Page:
Tuesday 23 February 2016

Competition - win a signed copy of The Samaritan US hardcover

There was a really fantastic response to the Goodreads giveaway of The Killing Season a couple of weeks ago, so I thought I'd try something different this time.

This time, you can win a signed, hardcover first American edition of The Samaritan. All you have to do is sign up to my mailing list between now and midnight GMT on Sunday 6 March 2016.

I promise not to spam you with daily ramblings - I only send an update when a new book is coming out or something actually interesting is happening.

Sign up to the Mason Cross mailing list

The lucky winner will be selected at random and contacted by email (obviously) to let them know they've won and to get a mailing address. The competition is open to anyone, anywhere in the world. I'll sign it, personalise it if you want, doodle on it if you don't mind terrible artwork, and post it to you, wherever you may be.

Good luck!

Monday 15 February 2016

Meeting Richard and Judy

It's the featured week for The Samaritan in Richard and Judy's Book Club this week, which means it gets top shelf promotion in WHSmith and seems to be on special offer for half price in some branches.

As my former boss and new head honcho of Uber Glasgow Chris Yiu reports, it looks like they're flying off the shelves...
It also means my Richard and Judy podcast is live, so you can now head over there to listen to my interview with R&J. There's a new post from me there on the inspiration behind the book.

You can still read Richard and Judy's reviews in full on the Book Club blog, check out their Q&A with me or read a free sample of the book.

It seems like ages since I recorded the interview, but I thought it would be good to record for posterity what it's like getting to meet Richard and Judy to talk about your book.

After arriving in London, I met Angela and Virginia from Orion for coffee before the interview. While I attempted to suppress my nerves, we chatted about the interview and lots of other things: the cover for Winterlong, the pronunciation of Eurydice (I had only recently discovered it's you-RID-uh-see, not you're-a-dice), and the fact Angela had passed by a guy dressed as an Imperial Stormtrooper at the railway station (guess what movie was coming out that day).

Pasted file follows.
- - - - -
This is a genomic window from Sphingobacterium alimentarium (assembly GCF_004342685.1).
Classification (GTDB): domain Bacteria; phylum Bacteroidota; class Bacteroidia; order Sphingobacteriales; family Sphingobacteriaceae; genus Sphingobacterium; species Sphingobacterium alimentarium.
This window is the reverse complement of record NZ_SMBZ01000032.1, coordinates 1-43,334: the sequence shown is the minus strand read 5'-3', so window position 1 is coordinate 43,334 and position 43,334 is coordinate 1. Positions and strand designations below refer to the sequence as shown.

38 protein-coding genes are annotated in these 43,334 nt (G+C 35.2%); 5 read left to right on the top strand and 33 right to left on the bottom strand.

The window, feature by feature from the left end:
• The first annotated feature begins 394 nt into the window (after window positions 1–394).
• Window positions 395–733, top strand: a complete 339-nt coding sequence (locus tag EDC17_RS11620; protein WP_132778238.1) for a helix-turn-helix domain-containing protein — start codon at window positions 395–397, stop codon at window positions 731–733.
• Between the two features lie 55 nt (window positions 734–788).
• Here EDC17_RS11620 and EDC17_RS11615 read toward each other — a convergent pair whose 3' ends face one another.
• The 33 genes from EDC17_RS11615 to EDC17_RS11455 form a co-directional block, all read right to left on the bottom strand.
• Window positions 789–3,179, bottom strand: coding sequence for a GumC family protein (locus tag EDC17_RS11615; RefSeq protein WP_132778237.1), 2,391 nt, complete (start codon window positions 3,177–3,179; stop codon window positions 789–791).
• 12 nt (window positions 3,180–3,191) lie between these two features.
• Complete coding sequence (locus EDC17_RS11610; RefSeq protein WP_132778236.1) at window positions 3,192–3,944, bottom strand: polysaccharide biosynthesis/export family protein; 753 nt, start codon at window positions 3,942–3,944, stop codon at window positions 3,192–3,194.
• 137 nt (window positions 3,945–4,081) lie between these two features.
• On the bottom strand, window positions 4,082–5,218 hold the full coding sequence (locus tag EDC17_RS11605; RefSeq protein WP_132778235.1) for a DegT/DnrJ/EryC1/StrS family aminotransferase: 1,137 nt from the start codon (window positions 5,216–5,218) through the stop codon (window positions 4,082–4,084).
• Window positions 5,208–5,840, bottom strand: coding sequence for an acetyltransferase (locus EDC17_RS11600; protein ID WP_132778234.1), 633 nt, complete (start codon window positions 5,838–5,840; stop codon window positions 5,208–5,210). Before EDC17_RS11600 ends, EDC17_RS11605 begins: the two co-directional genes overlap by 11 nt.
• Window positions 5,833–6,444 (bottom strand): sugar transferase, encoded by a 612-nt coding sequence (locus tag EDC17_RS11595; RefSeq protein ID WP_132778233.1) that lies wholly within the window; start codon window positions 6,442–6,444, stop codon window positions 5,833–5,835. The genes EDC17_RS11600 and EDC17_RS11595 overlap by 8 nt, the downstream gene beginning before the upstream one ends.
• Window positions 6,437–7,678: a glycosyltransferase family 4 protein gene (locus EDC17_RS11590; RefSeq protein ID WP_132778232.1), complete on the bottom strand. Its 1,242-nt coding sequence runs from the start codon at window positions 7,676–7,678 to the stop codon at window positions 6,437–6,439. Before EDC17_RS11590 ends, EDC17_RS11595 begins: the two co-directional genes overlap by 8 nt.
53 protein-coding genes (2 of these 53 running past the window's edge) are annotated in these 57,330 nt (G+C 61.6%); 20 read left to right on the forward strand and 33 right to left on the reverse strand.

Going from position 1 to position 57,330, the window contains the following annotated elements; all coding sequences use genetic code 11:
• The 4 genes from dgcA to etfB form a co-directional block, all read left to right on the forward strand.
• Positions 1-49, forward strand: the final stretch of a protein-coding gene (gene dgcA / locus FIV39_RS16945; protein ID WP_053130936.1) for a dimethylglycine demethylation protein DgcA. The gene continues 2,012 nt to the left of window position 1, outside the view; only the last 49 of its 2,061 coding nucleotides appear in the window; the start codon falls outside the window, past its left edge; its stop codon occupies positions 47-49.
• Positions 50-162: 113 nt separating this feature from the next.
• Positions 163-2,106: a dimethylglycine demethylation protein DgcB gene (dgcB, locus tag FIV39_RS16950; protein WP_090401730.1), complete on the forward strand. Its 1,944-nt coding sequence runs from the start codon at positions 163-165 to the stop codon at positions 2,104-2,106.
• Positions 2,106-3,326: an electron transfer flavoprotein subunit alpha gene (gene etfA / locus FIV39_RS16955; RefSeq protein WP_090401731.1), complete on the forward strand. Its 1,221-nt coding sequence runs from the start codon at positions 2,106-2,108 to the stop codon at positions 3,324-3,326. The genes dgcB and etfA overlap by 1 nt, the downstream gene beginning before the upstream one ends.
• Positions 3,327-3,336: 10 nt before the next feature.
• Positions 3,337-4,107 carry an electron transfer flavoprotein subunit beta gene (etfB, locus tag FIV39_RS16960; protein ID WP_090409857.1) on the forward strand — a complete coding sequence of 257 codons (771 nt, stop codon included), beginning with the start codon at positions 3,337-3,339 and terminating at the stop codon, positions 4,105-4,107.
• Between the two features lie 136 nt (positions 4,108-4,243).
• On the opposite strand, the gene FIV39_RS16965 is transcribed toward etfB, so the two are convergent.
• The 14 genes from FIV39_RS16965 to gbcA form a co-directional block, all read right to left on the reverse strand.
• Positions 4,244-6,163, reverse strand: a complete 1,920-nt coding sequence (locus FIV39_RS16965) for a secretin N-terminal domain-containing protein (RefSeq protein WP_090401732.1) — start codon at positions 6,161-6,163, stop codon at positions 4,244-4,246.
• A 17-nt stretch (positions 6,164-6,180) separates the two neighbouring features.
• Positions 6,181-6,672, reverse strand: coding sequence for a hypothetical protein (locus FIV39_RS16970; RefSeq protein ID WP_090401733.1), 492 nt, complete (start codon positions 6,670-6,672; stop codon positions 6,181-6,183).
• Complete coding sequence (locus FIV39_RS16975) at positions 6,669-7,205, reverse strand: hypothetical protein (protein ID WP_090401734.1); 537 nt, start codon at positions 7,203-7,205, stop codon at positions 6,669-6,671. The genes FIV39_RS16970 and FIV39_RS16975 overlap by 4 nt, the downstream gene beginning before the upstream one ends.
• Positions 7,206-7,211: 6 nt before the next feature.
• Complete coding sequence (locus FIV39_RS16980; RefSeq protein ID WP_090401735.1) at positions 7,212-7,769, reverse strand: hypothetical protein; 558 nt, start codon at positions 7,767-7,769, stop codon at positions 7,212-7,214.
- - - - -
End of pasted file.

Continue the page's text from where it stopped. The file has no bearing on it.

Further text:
At the appointed time, we reported to reception at the upmarket hotel in Covent Garden where Richard and Judy were recording the podcasts, and I was ushered into a room to record some of the pre-interview material. This involved a short reading from The Samaritan, and talking briefly about how I write.

Laura Barnett arrived for her session after me - I had met her at a Hachette event a few months before and loved her novel The Versions of Us, so it was nice that we both made the list. I'm Facebook friends with Ruth Ware too, and although we didn't get a chance to see each other on the day, it was great to see In a Dark, Dark Wood on there too.

A helper came to tell us that Richard and Judy were ready and led me through to the room where they were recording. It was a strange but wonderful experience, like stepping inside a television. They were both lovely. When Richard kicked off his introduction, I was reminded why they've been a fixture of British TV and radio for so long. I kind of wish he could introduce me at all my events.

They asked me about the novel, about why we're drawn to violent crime stories, about how I came up with my pseudonym. I also learned that the hands are always set to ten past ten in wristwatch adverts. You can't unsee this once you're aware of it.

And then, before I knew it, we were done. We snapped a few pictures with me sitting on the couch with R&J (throughout which I couldn't stop thinking I am on the couch with Richard and Judy) and then it was downstairs to the bar to catch up with my editor Jemima and lots of the Orion team who had come along to celebrate. Judi Dench was there too. Although not part of our party, regrettably.

To say it was an insanely cool experience would be an understatement; it's the kind of wildly unrealistic ambition you dream about as an aspiring author. Since then, it's been wonderful to hear from new readers and to see the book alongside the other book club selections in pride of place in branches of WHSmith the length and breadth of the UK.

To quote Ferris Bueller, I highly recommend it.